Japanese Prime Minister Yasuo Fukuda paid a visit to the Temple of Confucius in Qufu, the hometown of the ancient Chinese philosopher Sunday morning. December 30, 2007. [cnsphoto]
Japanese Prime Minister Yasuo Fukuda Sunday afternoon wrapped up his four-day China tour, which was seen as a "herald of spring" for China-Japan ties, after paying respect to Confucius in the ancient philosopher's hometown.
The visit to China was "very substantial and meaningful," Fukuda said in an interview at the airport before leaving Jinan, capital of east China's Shandong Province.
He said he had made "rich and in-depth" discussions with Chinese leaders, talking about Japan-China ties from different aspects, and covering "extensive topics."
"It is sure that Japan and China can contribute more to Asia and the world at large if we cooperate with each other," Fukuda said.
He pledged to further enhance mutual understanding and cooperation between the two countries. "We have the responsibility to cement our ties."
On Sunday morning, Fukuda visited the Temple of Confucius in Qufu, which he said left him "deep impression."
"I am so excited to come to the place where the Analects of Confucius was written," Fukuda said.
Confucius is a philosopher admired by both peoples in China and Japan.The works of Confucius, especially the Analects of Confucius, a book compiling his life-long teachings by his students, are quite popular in both countries.
The visit to the Confucian temple demonstrated "the common cultural background between the Chinese people and Japanese people," said Mitsuo Sakaba, press secretary of Japanese foreign minister.
Fukuda is the first incumbent Japanese prime minister that visited the hometown of Confucius. Former Japanese Prime Minister Tomiichi Murayama, who served in the position in mid-1990, visited Qufu in 2002.
Fukuda's visit to the hometown of Confucius was a highlight of his China trip, Zhu Feng, a professor on international relations at Beijing University, told Xinhua.
China and Japan enjoy similarity in culture, which will exert important influence on the long-term development of China-Japan ties, he said.
Before leaving the Temple of Confucius, Fukuda signed four Chinese characters, "wen gu chuang xin", on a visitors' book, a coinage of the Prime Minister probably inspired by Confucius' teaching of "wen gu er zhi xin" which calls people to gain new insights through reviewing old things.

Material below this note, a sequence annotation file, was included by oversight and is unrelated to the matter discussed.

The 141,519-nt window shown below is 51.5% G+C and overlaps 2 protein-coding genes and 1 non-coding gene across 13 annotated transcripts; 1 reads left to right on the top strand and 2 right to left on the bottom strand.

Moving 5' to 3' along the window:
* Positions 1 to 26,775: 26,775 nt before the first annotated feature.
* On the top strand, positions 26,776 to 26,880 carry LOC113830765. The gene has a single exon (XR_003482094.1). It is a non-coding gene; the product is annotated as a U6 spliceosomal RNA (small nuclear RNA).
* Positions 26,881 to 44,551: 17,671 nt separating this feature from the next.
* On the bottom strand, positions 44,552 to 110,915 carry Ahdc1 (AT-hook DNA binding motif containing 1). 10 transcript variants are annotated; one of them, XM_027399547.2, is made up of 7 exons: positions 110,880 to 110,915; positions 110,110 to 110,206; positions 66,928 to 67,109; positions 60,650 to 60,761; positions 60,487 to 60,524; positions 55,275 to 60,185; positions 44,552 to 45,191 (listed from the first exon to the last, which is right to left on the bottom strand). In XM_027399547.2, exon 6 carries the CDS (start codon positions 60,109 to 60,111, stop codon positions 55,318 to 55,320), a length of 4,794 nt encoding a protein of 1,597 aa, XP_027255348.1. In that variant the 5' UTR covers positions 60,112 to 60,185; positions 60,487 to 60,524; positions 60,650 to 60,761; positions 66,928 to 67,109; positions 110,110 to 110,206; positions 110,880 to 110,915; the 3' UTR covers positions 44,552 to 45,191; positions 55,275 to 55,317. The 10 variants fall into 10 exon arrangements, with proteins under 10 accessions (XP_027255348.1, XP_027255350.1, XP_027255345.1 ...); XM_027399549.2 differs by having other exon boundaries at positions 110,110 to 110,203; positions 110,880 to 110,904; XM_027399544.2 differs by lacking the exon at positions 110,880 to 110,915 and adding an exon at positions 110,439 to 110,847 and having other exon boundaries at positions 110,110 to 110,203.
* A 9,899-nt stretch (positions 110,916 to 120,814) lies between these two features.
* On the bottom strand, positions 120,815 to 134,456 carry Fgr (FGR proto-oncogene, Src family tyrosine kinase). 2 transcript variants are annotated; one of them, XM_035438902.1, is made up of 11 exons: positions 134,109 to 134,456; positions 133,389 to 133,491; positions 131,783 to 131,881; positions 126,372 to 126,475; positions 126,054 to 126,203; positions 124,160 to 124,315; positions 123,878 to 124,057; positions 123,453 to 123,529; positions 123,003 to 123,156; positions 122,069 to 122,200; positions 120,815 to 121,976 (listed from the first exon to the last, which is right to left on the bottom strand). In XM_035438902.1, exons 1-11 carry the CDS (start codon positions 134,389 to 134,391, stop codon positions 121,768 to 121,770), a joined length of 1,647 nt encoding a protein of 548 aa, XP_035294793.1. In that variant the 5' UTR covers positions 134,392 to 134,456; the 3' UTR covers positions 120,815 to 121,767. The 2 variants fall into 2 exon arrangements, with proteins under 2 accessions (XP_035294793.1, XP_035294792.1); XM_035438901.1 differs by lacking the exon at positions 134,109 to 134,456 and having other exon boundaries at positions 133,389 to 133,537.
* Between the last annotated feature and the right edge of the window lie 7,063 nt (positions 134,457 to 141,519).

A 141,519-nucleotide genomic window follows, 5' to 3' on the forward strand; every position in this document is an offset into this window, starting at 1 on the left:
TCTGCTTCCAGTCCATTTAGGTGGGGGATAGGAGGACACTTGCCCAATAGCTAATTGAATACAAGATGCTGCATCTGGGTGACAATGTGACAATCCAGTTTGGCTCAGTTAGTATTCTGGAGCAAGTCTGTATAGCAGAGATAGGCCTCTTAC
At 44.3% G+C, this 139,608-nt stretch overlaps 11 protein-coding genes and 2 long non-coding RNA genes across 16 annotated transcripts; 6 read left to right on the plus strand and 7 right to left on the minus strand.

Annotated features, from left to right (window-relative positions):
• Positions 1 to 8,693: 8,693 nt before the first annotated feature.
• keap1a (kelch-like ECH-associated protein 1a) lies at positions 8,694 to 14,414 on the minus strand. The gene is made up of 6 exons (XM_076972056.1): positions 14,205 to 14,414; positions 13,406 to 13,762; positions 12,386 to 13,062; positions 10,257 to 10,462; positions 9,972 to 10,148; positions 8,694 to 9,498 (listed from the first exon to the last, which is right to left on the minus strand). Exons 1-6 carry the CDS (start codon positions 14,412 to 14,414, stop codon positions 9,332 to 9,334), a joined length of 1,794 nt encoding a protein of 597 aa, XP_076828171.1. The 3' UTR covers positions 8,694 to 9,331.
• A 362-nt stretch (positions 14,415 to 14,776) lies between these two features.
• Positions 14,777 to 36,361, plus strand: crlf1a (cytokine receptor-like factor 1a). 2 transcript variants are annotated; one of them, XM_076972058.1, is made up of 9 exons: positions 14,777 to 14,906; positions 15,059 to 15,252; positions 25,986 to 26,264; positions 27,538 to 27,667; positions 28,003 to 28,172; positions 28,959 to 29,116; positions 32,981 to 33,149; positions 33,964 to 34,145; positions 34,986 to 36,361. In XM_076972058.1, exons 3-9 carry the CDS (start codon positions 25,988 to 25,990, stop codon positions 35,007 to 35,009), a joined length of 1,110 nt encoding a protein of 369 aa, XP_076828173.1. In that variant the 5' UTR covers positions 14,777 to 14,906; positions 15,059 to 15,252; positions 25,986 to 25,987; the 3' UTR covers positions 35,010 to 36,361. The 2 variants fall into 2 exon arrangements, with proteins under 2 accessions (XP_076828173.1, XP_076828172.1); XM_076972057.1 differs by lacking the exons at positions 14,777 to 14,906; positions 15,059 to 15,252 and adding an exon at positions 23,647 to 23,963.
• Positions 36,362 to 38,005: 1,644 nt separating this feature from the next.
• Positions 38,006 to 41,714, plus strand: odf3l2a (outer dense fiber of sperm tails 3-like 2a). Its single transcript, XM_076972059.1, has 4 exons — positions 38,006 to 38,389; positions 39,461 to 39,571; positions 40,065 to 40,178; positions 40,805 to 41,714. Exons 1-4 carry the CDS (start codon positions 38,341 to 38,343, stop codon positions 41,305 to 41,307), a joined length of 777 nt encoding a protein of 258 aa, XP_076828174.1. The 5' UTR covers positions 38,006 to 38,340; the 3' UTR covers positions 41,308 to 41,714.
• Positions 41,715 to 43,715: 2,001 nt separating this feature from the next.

The last two characters of "chuang xin" in Fukuda's coinage means making innovations, implying the prime minister's proposal to develop a "creative partnership" between the two countries, which Zhu said could set a note for the future development of bilateral ties.
"It indeed requires creative thinking and solutions to address issues on history, economy, security and others so to build such a partnership between the two nations," Zhu said.
Fukuda's China trip came amid a warming China-Japan ties. It followed the "ice-breaking" visit by then Japanese Prime Minister Shinzo Abe in October last year and Chinese Premier Wen Jiabao's "ice-thawing" trip to Japan in April.
China is Fukuda's third overseas destination as prime minister besides the United States and Singapore.
During his stay in Beijing, he met with Chinese President Hu Jintao and top legislator Wu Bangguo, respectively, and held talks with Chinese Premier Wen Jiabao.
The two sides agreed that President Hu will pay a visit to Japan next spring, which will be the first visit to Japan by Chinese head of state in 10 years after former Chinese President Jiang Zemin visited Japan in 1998.
In his talks with Premier Wen Jiabao, Fukuda stated four "nos" on the Taiwan issue, saying Japan would give no support to the claims of "one China, one Taiwan", "Taiwan independence" or Taiwan authorities' attempts to join the United Nations and to seek UN membership through "referendum".
The two reached consensus on the East China Sea issue, agreeing to continue the consultation of the vice-ministerial level so to seek workable solutions.
Fukuda said Japan would "very earnestly" reflect on the "agonizing part of history" and continue to follow the path of peaceful development in the hope of establishing "forward-looking China-Japan relations".
The two leaders also agreed to invite some 4,000 youths to take part in bilateral exchanges each year since 2008, which has been designated as a year of friendship between the young people of the two neighboring countries.
Aside from talks with Chinese leaders, Fukuda delivered a speech at Beijing University, played baseball with Premier Wen and visited a primary school before heading for Tianjin, a northern port city, where he visited a factory of Tianjin FAW Toyota Motor Co. Ltd.